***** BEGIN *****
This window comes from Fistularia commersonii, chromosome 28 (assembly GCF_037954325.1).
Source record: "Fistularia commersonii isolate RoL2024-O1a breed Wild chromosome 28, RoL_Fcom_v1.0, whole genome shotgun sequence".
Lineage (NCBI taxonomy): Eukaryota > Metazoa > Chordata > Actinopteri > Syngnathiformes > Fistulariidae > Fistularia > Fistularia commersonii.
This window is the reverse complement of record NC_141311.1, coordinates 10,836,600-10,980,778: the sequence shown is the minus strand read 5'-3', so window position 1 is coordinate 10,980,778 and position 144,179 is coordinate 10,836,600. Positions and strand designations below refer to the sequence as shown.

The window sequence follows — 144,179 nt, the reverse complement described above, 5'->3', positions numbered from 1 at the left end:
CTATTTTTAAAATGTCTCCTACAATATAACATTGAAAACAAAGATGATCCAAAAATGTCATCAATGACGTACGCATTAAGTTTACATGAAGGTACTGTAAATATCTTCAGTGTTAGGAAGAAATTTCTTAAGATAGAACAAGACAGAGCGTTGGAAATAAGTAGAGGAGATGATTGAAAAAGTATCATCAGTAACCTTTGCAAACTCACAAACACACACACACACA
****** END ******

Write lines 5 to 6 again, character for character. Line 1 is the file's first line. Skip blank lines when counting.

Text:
The window sequence follows — 144,179 nt, the reverse complement described above, 5'->3', positions numbered from 1 at the left end:
CTATTTTTAAAATGTCTCCTACAATATAACATTGAAAACAAAGATGATCCAAAAATGTCATCAATGACGTACGCATTAAGTTTACATGAAGGTACTGTAAATATCTTCAGTGTTAGGAAGAAATTTCTTAAGATAGAACAAGACAGAGCGTTGGAAATAAGTAGAGGAGATGATTGAAAAAGTATCATCAGTAACCTTTGCAAACTCACAAACACACACACACACA